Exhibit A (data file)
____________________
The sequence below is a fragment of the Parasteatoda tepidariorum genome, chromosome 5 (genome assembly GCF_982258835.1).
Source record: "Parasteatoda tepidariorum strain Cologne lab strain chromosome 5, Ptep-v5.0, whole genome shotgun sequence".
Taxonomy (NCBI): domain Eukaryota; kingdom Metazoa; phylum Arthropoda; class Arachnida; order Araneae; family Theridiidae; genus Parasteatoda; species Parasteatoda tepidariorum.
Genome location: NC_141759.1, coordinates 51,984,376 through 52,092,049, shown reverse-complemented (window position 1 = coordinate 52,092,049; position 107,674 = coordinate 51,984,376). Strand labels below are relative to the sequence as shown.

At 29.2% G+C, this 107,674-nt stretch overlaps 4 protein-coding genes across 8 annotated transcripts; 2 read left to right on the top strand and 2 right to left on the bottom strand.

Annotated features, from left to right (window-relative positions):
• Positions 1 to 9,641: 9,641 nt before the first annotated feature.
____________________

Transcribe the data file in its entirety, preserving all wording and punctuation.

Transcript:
The sequence below is a fragment of the Parasteatoda tepidariorum genome, chromosome 5 (genome assembly GCF_982258835.1).
Source record: "Parasteatoda tepidariorum strain Cologne lab strain chromosome 5, Ptep-v5.0, whole genome shotgun sequence".
Taxonomy (NCBI): domain Eukaryota; kingdom Metazoa; phylum Arthropoda; class Arachnida; order Araneae; family Theridiidae; genus Parasteatoda; species Parasteatoda tepidariorum.
Genome location: NC_141759.1, coordinates 51,984,376 through 52,092,049, shown reverse-complemented (window position 1 = coordinate 52,092,049; position 107,674 = coordinate 51,984,376). Strand labels below are relative to the sequence as shown.

At 29.2% G+C, this 107,674-nt stretch overlaps 4 protein-coding genes across 8 annotated transcripts; 2 read left to right on the top strand and 2 right to left on the bottom strand.

Annotated features, from left to right (window-relative positions):
• Positions 1 to 9,641: 9,641 nt before the first annotated feature.